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How to embed multiple entities in Android Room Database

Introduction:

In the realm of Android app development, Room Database stands as a robust solution for data persistence. However, as developers, we often grapple with the challenge of efficiently accessing one-to-one relationships between entities. This article aims to unravel the complexities surrounding the integration of multiple entities within the Android Room Database, offering a cleaner and more accessible solution.

The Dilemma:

Consider a scenario where your project involves entities for addresses, owners, and sites. Both owners and sites are associated with an address, and each site has an owner. The question arises: Is it possible to navigate through these relationships seamlessly, for instance, accessing site.owner.address.l1?

The Existing Approach:

The initial attempt involves exploring the @Relation annotation. However, it poses a limitation by returning a list, which may not be the most optimal solution. An alternative approach is to employ multiple POJOs (Plain Old Java Objects) to establish relationships, but this method may not be the most elegant or efficient.

The Solution: Building Relationships

The Android Room Database allows us to create relationships between entities, providing a more cohesive and straightforward approach. Let’s delve into the solution by refining the existing entities and incorporating relationships.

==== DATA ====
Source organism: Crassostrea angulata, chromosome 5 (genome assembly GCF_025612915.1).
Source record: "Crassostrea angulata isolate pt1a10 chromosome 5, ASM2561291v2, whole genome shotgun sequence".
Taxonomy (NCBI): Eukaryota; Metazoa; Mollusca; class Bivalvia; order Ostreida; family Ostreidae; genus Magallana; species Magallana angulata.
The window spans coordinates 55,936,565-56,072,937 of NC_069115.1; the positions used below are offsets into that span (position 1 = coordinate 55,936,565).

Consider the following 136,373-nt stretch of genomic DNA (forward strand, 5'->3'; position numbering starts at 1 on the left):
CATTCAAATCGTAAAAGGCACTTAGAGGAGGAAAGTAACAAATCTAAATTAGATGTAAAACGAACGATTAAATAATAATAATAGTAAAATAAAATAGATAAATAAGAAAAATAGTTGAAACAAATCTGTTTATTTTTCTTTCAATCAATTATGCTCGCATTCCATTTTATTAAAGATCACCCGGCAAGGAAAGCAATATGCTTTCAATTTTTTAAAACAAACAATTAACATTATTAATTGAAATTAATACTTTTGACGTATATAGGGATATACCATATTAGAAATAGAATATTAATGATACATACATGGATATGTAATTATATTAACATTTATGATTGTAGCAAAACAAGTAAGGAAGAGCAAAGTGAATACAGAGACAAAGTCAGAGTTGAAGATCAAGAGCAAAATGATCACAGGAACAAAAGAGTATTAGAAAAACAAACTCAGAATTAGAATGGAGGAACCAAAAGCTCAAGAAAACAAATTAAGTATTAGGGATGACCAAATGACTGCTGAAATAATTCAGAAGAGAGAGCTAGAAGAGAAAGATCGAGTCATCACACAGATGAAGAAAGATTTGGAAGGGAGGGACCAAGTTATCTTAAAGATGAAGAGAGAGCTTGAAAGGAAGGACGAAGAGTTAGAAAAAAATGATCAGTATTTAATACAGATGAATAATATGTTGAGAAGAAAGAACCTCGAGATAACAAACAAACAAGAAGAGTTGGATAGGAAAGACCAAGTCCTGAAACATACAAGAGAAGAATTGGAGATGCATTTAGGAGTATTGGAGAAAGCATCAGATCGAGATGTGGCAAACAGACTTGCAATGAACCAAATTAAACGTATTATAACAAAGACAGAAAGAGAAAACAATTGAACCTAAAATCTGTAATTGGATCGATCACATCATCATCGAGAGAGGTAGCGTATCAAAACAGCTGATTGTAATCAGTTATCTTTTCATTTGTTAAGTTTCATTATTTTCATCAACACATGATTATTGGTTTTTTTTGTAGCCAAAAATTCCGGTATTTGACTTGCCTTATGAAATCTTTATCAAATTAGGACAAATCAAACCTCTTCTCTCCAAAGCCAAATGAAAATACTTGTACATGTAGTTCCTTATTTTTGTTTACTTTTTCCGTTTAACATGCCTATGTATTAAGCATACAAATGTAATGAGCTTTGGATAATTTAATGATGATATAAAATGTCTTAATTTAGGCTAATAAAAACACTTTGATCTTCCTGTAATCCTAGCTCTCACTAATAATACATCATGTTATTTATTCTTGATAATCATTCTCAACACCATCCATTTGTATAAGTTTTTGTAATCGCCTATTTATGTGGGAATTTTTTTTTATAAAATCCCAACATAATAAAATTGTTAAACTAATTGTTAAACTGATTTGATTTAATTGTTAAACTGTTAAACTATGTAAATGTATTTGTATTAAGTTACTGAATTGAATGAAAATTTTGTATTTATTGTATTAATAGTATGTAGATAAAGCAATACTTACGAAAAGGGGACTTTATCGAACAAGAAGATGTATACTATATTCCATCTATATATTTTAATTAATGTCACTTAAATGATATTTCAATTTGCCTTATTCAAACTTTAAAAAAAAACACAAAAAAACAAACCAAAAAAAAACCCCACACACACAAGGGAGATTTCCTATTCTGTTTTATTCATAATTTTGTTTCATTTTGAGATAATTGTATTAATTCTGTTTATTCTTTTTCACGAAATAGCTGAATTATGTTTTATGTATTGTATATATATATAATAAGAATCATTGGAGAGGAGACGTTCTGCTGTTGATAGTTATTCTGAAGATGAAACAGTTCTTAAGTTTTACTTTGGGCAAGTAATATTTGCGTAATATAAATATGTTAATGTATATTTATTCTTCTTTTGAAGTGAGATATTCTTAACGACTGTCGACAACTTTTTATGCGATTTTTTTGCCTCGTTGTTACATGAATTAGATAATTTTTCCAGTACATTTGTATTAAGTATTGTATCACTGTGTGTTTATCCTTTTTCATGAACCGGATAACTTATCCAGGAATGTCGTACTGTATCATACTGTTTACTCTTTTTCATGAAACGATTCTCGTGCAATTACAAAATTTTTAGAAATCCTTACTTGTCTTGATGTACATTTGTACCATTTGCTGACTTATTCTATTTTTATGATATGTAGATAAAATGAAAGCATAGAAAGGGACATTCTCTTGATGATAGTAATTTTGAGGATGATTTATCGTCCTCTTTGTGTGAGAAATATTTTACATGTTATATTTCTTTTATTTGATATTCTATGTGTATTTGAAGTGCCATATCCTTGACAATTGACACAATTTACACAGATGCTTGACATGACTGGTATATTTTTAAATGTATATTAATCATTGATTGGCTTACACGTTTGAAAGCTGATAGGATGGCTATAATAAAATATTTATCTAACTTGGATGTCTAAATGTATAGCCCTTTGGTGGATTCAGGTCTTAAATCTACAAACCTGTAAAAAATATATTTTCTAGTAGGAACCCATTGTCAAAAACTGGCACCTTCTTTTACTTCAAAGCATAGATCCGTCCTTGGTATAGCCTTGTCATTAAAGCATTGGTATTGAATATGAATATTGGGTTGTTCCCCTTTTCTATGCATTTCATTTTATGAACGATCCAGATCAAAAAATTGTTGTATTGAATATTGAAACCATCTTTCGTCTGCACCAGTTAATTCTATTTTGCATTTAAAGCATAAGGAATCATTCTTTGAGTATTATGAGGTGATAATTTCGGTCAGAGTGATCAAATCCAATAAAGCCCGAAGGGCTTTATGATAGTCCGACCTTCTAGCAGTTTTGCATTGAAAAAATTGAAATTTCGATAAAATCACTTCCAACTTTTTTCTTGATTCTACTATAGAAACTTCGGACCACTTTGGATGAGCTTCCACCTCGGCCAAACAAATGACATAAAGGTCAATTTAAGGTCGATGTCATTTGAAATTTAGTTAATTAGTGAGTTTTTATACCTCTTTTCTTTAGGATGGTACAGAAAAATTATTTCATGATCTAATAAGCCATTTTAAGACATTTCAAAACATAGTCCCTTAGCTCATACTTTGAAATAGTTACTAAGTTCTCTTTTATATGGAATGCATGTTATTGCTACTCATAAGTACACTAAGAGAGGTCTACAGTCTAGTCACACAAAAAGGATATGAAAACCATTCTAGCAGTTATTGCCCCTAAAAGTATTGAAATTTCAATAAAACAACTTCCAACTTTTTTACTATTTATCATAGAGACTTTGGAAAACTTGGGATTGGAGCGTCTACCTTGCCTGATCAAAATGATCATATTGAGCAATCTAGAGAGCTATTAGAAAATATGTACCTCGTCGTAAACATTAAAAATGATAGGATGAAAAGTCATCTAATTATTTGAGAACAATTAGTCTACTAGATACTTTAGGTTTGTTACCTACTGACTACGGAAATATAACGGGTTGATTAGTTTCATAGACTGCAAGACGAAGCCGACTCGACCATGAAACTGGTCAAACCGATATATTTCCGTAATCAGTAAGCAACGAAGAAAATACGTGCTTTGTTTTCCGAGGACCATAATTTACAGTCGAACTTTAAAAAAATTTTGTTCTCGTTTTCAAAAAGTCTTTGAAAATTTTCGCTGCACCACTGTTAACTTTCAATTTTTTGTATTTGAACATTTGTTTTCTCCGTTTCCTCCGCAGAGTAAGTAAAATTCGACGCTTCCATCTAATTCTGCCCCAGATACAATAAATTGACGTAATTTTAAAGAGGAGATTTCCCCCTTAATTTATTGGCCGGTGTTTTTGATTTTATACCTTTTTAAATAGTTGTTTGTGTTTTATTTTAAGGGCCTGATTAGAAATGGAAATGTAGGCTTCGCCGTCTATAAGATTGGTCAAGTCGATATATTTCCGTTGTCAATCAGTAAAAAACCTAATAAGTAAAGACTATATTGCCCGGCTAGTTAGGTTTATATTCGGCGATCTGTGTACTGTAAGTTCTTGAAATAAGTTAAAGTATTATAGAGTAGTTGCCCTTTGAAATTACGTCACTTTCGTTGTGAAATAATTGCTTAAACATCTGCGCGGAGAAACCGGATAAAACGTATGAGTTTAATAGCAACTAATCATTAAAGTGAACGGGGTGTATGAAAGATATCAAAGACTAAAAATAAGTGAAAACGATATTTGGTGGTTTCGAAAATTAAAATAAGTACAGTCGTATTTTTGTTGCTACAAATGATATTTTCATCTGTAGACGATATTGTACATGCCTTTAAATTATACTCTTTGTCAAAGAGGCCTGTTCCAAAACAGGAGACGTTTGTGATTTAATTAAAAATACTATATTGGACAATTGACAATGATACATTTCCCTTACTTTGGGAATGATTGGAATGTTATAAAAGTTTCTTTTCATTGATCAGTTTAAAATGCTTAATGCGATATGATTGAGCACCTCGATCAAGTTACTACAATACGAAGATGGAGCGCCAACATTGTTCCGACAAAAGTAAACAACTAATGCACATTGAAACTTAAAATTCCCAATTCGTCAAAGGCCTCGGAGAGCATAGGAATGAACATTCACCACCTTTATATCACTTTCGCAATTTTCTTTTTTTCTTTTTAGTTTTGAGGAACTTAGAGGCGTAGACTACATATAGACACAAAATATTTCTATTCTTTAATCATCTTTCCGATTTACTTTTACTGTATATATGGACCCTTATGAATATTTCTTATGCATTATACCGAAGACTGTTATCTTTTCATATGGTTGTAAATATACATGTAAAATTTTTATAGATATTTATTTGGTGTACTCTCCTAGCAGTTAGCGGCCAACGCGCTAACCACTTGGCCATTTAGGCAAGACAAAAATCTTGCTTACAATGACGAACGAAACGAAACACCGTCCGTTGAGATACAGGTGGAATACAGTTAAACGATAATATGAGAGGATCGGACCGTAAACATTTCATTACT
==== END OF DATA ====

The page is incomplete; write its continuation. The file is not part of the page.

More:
@Entity(tableName="addresses") data class Address( @PrimaryKey @ColumnInfo(name="address_id") val id: Int, @ColumnInfo(name="address_l1") val l1: String ) @Entity(tablename="owners") data class Owner( @PrimaryKey @ColumnInfo(name="owner_id") val id: Int, @ColumnInfo(name="owner_name") val name: String, @ColumnInfo(name="owner_address") @Entity val address: Address ) @Entity(tableName="sites") data class Site( @PrimaryKey @ColumnInfo(name="site_id") val id: Int, @ColumnInfo(name="site_owner") @Embedded val owner: Owner, @ColumnInfo(name="site_address") @Embedded val address: Address )

Explanation:

By refining the entity structure, we establish direct relationships between Address, Owner, and Site entities. Now, each Site contains an Address and an Owner, where the Owner, in turn, includes its associated Address. Both the ‘sites’ and ‘owners’ tables will now have Address columns, simplifying the navigation through relationships.

Conclusion:

Mastering Android Room Database relationships involves thoughtful entity design and utilization of Room’s features. By building relationships between entities, you create a more intuitive and efficient structure for accessing interconnected data. This solution not only enhances code clarity but also streamlines the retrieval of information in a more organized manner. Embrace the power of relationships in Room Database to elevate your Android app development experience.